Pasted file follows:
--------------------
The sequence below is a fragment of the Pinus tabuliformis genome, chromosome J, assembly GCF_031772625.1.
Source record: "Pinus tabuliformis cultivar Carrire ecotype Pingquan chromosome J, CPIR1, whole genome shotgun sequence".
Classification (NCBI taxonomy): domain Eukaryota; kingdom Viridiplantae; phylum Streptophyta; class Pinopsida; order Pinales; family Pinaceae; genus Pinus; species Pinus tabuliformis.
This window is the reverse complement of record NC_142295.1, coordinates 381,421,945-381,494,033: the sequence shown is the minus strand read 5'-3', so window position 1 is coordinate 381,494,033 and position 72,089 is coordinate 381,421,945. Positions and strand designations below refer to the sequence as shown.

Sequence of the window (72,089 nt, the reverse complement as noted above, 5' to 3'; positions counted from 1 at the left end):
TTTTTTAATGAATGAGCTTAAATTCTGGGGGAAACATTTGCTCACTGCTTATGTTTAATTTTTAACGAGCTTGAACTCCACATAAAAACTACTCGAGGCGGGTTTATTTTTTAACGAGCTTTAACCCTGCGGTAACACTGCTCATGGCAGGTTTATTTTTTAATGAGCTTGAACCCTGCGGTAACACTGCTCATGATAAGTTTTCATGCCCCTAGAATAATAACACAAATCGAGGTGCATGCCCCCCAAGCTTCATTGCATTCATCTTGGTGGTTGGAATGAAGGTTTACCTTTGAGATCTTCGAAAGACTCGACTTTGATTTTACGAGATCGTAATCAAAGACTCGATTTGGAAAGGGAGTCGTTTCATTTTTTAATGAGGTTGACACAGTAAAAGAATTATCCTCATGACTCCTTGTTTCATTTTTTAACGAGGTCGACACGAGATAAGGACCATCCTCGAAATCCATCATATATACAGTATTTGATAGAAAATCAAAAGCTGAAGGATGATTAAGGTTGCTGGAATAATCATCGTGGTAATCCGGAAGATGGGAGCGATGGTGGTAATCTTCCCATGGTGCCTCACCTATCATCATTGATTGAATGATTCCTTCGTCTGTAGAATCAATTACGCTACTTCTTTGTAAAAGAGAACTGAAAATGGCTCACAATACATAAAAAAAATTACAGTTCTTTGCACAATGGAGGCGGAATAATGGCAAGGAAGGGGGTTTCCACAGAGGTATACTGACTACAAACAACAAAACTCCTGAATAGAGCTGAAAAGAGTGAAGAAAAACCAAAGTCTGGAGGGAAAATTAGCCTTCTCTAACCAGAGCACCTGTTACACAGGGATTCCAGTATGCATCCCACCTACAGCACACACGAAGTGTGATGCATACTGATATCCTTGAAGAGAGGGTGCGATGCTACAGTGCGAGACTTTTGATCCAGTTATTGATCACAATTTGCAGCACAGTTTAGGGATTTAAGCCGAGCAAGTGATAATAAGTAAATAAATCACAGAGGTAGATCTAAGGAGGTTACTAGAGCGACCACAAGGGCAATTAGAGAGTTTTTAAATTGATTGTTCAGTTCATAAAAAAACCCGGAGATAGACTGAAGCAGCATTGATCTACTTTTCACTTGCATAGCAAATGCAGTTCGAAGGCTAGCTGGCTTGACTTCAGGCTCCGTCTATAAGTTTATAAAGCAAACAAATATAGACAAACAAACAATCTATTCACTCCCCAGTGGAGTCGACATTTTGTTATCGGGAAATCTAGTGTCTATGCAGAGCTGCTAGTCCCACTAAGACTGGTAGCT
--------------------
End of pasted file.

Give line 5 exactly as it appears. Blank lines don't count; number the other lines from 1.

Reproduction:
Sequence of the window (72,089 nt, the reverse complement as noted above, 5' to 3'; positions counted from 1 at the left end):